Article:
By Louis A. Zona
YOUNGSTOWN, Ohio – I often wonder about a lot of things, maybe too many things. My dad often teased me about daydreaming too often when I was a kid.
My older brother, Jerry, often teased me about my “wondering ways” and felt that I missed so many fun things growing up because I had a tendency to overthink in most situations.
Frankly I’d think of every possible scenario that would turn a fun and sunny day into a dark and rainy one. OK, so what that I was serious about a lot of things? And don’t call me Debbie Downer – I look nothing like a Debbie (although I do like those Little Debbie cakes and cookies).
Back when I played baseball, my position was pitcher. Believe me, that is one position when too much thinking and too much pondering gets in the way. I would have a ball and a strike on the batter and then begin to worry about throwing another ball, which put me closer to walking the batter. And of course, I’d walk him.
Instead of doing what the coach advised – to just throw the ball – I’d think it through and lose the batter. I was what you might call a “head case” when it came to my very short and troubled baseball career.
What’s that tabloid newspaper commercial? ”Inquiring minds want to know?”Well, this is one inquiring mind that needs to pull the plug when it comes to maneuvering through certain situations.
You might remember these lyrics from Rodgers and Hart’s 1940 musical “Pal Joey”: “Bewitched, bothered and bewildered.”
I do not know that I’m bewitched but I do confess to being bothered and sometimes even bewildered when it comes to various life situations.
My brother had an Army buddy who amused himself by fidgeting with his fingers. One day he told Jerry that he believed that God gave us fingers not only as functional tools to hold a fork and spoon or grip a baseball but also as a source of amusement.
Somehow, my brother’s friend’s way of passing the time was unusual, for sure, but it also helped him to calm down and worked somewhat like yoga in that regard.
I knew a famous art collector who solved the problem of a hectic life by never missing an afternoon nap. No matter who visited him, when it was 2 p.m., David excused himself and left to take a half-hour siesta.
It seemed to work with him and certainly not as unusual as playing with one’s fingers in public (not that there is anything wrong with that, as Seinfeld would say).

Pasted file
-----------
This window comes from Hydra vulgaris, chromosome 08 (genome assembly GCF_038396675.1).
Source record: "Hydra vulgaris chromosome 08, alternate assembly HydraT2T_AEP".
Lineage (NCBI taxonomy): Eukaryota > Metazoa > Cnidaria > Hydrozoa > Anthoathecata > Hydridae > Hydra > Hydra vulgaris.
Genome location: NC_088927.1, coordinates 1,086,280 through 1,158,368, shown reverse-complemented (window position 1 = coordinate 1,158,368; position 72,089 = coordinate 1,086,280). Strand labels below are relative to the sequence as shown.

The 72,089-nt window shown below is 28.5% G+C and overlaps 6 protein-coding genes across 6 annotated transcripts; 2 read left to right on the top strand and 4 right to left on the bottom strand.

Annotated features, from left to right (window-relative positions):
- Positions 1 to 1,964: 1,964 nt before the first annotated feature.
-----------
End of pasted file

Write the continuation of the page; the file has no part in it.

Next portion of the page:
The other day I watched an episode of “Shark Tank,” the show in which entrepreneurs attempt to receive support from the sharks – well-known successful businessmen and women.
On this episode, two young entrepreneurs introduced the concept of silent rooms where people could rest for a period of time without outside stimulation.
As they described, their tent-like structures with soft beds and gentle soothing music calmed the visitors and encouraged daydreaming or restful sleep. Naturally, I thought of David and his 2 p.m. daily doses of midafternoon sleep.
Like most parents, my mother and father always insisted that I get enough rest and I had to be in bed no later than 9 p.m. most school nights. I must have thought that I was missing out on something when I argued with them about their early-to-bed rules.
Even as a kid I loved to watch the classic Western television program “Gunsmoke” that aired at 10 p.m. Saturday night.
When Dad caught me dozing off in the middle of that show, he’d say, “Lou, it’s time for bed.”
“But Dad, I’m not sleeping. I’m thinking,”
“Well,” he’d respond, “go think in bed!”
As I think about it, my father’s comeback would make a perfect title for my autobiography “Go Think In Bed!”
Sleep is definitely the way to that restful calm my friend David always tried to achieve. He is gone now. But I always wanted to ask him if his afternoon nap, which interrupted his busy day, kept him young. (He was in his 80s when I knew him.)
Scientists tell us that most of us should be in bed roughly 10 hours per day. That seems unreasonable.
For sure, some people like President Lyndon Johnson claimed to require a mere three hours of down time. On the other hand, there are people like me who require at least seven hours of sleep but barely get five per night.
So if you see me yawning in the mall, it is probably because I am fighting Mother Nature who wants me in a supine position from 10 p.m. to 6 a.m. or thereabout.
I used to be somewhat of a daydreamer until I took a chemistry class in high school from Mr. Nelson. He had a knack for spotting the earliest sign of daydreaming in his class.
You know what comes next. He saw my head slowly going downward, which was the perfect time for him to direct a question to me about Joseph Priestly and his discovery of oxygen. “Mr. Zona, tell us what you know about one Joseph Priestly?”
“I forget,” was all I could manage to say. To this day, I can see in my mind Mr. Nelson watching my head dropping in preparation for a lengthy daydream. After staring at me for a good 45 seconds he announced to the class that Mr. Zona “forgets.”
One thing that I will never forget is what Joseph Priestly was all about. Didn’t he play third base for the Chicago White Sox?